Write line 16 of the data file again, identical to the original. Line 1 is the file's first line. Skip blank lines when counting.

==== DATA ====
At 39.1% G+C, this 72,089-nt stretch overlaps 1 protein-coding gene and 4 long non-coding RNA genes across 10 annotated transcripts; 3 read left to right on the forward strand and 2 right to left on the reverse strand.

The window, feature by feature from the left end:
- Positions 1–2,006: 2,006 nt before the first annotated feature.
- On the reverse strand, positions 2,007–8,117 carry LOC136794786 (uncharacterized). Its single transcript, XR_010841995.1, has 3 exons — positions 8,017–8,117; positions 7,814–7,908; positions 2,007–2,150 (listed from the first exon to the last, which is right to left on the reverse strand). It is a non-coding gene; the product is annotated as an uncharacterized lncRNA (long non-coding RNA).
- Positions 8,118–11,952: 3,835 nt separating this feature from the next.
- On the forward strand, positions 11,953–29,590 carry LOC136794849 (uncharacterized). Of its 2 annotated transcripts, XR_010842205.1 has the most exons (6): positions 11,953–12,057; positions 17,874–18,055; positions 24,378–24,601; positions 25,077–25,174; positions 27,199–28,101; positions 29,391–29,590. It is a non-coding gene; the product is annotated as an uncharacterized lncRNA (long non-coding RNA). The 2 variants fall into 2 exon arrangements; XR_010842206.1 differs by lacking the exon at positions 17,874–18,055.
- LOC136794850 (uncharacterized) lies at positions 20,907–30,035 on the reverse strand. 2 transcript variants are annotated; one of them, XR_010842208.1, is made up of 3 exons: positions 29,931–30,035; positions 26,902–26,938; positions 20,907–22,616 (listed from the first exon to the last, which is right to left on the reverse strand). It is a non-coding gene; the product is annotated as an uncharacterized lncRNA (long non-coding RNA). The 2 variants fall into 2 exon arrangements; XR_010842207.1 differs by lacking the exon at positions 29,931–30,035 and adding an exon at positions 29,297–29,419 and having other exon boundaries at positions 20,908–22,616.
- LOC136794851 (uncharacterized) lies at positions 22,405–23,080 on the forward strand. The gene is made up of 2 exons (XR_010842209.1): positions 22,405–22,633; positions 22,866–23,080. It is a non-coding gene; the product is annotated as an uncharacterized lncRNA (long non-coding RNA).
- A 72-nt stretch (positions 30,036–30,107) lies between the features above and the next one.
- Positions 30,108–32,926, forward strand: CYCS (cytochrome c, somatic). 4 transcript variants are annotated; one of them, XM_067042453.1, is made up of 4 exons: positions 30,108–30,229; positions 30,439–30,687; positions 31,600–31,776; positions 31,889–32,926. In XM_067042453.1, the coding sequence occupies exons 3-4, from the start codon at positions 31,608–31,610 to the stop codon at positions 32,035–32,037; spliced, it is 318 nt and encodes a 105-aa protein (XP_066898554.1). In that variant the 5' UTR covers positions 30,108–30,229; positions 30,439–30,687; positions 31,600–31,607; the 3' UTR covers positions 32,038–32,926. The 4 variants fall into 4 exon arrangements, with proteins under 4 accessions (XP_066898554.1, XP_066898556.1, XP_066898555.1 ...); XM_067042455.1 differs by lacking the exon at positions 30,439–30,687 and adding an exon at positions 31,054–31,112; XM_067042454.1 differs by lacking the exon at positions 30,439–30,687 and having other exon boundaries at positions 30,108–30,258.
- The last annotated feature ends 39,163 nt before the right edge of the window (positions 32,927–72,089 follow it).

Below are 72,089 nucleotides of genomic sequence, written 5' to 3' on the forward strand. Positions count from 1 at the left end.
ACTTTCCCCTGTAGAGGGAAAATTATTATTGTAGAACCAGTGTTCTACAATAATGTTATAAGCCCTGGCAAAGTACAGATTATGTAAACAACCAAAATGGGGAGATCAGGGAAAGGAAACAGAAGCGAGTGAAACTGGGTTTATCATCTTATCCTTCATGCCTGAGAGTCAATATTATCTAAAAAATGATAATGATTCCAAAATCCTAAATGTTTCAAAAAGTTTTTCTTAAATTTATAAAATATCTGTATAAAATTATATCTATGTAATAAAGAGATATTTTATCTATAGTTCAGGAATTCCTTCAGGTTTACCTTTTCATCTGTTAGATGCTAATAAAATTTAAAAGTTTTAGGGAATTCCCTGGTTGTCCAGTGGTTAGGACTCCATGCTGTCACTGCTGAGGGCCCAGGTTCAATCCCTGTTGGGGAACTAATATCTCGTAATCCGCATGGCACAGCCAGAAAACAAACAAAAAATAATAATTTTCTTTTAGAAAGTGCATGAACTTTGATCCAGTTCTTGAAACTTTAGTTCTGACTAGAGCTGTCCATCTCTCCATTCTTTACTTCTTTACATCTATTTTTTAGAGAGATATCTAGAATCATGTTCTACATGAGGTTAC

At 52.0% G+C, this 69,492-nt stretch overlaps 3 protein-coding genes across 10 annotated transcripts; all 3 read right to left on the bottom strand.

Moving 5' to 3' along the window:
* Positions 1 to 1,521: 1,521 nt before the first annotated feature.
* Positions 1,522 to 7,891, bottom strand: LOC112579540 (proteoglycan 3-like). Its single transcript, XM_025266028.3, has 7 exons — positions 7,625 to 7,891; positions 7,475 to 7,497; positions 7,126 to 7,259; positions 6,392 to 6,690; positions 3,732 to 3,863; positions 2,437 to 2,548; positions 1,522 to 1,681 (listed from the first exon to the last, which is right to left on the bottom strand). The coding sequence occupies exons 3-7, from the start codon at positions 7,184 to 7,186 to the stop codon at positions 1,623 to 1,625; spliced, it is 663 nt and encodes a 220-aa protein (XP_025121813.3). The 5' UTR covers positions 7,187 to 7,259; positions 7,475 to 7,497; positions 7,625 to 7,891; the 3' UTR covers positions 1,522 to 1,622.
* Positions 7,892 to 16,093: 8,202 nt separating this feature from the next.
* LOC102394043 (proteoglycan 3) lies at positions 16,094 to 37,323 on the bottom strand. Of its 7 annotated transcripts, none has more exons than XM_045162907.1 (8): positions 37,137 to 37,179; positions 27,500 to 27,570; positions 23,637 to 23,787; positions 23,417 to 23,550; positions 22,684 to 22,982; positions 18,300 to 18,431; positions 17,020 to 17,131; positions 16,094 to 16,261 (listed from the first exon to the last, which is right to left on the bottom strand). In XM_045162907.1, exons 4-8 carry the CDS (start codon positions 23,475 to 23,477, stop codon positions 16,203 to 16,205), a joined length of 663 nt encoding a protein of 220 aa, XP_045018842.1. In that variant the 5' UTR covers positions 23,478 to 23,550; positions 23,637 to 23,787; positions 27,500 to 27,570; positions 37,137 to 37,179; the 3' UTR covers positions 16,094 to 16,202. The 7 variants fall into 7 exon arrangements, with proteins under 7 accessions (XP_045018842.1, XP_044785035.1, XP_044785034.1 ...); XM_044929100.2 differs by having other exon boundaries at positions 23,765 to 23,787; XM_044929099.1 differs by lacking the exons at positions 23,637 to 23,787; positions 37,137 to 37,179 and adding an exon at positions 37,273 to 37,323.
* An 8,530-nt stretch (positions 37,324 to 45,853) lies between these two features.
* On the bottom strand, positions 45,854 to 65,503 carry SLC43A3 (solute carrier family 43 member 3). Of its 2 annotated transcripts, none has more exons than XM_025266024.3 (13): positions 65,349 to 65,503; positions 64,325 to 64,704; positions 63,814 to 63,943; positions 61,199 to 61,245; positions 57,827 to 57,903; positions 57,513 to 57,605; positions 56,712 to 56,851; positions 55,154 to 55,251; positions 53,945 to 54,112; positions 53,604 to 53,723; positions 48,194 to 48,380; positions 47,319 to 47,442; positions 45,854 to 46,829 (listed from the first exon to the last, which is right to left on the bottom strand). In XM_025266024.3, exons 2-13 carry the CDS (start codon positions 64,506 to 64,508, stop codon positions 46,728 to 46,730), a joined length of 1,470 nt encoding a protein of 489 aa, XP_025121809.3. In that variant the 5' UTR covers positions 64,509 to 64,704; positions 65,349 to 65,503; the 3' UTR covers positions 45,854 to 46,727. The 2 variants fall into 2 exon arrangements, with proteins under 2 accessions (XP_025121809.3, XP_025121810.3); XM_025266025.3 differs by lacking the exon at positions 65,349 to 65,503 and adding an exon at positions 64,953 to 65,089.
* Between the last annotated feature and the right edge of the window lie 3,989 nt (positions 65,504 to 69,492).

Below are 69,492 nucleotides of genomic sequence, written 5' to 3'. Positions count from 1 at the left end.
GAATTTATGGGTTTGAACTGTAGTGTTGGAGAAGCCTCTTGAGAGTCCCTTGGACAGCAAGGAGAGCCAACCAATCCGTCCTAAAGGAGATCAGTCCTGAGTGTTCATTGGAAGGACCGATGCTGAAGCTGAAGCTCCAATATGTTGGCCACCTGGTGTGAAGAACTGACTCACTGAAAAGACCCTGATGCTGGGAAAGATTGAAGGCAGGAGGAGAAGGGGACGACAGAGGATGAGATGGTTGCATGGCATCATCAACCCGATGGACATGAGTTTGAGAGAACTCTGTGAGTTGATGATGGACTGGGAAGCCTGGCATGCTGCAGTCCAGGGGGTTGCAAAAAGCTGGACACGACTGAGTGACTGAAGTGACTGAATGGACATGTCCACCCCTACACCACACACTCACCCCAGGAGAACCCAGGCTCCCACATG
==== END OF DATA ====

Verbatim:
* Positions 1 to 1,521: 1,521 nt before the first annotated feature.